Review: “THRUST!” (Tapman Productions)

Star Dixon, Jumaane Taylor, Tristan Bruns, Ayan Imai-Hall, April Nieves, Ian Berg/Photo: Tapmen Productions.
Star Dixon, Jumaane Taylor, Tristan Bruns, Ayan Imai-Hall, April Nieves, Ian Berg/Photo: Tapmen Productions.

Show: THRUST!

Company: Tapman Productions

Venue: Stage 773 (1225 W Belmont Ave)

Die Roll: 8

“THRUST!” is a dance show all about space. Over the course of two hours, performers move around a stage surrounded by seating on three sides. The hope is that each audience member will have a different emotional experience, depending on where they sit in the audience. The members of Tapman Dance Productions, the Modern Marvels Dance Company, Subject: Matter and M.A.D.D. Rhythms all combine to create an individualized evening of entertainment.

I love watching dance, though admittedly, my education in the art form is limited to taking one ballroom dance class, and picking up a few tap moves from my more choreographically inclined colleagues. So I don’t have much to say about the technical aspects of “THRUST!” as a dance performance. But I do know theatre space, and the experiments with the thrust stage over the course of the evening were interesting to watch, even if the smallness of the Stage 773 space doesn’t lend itself to much creative thinking.

The first half of the evening’s dances were far more politically motivated than the second portion. Tapmen and Marvels performers moved all over the stage and into the audience, often in dramatic fashion. The first dance was particularly unnerving, as it involved performers in masks carrying knives into the audience. These dancers skittered around the space like spiders and mimed slashing the throats of tap dancers that moved on and off the stage. I have no idea whether the dance was meant to make a specific statement about the nature of crime and violence, but it was memorable, to be sure. Certainly, masked performers flashing prop knives only a few feet away from my seat provided effective chills.

Another dance spoke to immigration issues. Three doors were wheeled onstage and three performers attempted to move their way through the entrances, while being blocked and pushed aside by those guarding the doors. Music was integrated into this piece as well, with singers at the back of the stage joining voices to perform Andrew Lloyd Webber’s “Close Every Door To Me.” This piece was effective, but also highlights the issues of working in a black box space, like the one at 773. From where I sat, the doors actually impeded my view of the movements onstage, so my individualized experience of the dance was hampered by the fact that it was performed on a thrust stage.

Martin Bronson, Zada Cheeks, Megan Davis/Photo: Tapmen Productions.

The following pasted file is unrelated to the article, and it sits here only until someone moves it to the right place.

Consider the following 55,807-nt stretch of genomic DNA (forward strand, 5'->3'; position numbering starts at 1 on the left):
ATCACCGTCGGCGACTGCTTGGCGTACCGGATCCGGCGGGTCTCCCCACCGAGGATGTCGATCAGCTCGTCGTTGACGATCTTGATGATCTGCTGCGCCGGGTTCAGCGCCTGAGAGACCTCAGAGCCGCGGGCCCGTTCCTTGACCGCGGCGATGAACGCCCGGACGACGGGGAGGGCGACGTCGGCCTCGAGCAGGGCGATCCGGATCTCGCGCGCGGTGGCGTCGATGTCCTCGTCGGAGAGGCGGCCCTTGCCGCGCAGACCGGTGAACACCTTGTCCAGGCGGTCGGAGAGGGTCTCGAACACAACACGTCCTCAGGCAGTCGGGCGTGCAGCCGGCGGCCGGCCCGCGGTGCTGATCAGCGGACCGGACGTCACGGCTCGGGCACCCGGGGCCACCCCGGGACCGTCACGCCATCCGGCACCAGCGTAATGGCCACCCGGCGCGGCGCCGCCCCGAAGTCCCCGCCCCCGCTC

Martin Bronson, Zada Cheeks, Megan Davis/Photo: Tapmen Productions.

The second half of the evening was far less political, and far less complex. Whereas the earlier pieces were all choreographed by Kate O’Hanlon and Tristan Bruns, “From the Top” featured dances choreographed by Ian Berg and performed by Subject: Matter and M.A.D.D. Rhythms dancers. The moves executed by the core of performers were impressive, as the energy and rhythm of each phrase sped up over the long form piece. But there were fewer connections to be made to everyday life in these moments, and the experimentation with three sides of a stage was minimal. That said, the most delightful part of “From The Top” involved three tappers moving through a four by four square of light, improvising steps along to Maurice and the Zodiac’s “Stay Just A Little Bit Longer,” increasing in volume and rhythm each time to light square reappeared.

Lighting designer Michael Goebel doesn’t have as much to do in the second half of “THRUST!,” since the dances flow into each other more organically, but the vibrant reds and oranges cut by sudden blackouts in the first half inhibit the movement of one piece to another, in this writer’s humble opinion.

“THRUST!” is an engaging evening of dance. The artistic director of Tapmen encouraged audience members to move from the center seating to the sides in his pre-show announcement, and I will say that I was happy to be viewing the performance from a different angle. Performing dance in a thrust space provides plenty of opportunities to notice small changes in routines or phrases, even when the experimentation does not pay off. But what I most appreciated about viewing the performance from the side were all the moments I spotted of dancers smiling and enjoying the very act of moving itself.

TEN WORD SUMMARY: Dancers outshine choreography meant to challenge proscenium seating.

RATING: d10 – “Worth Going To”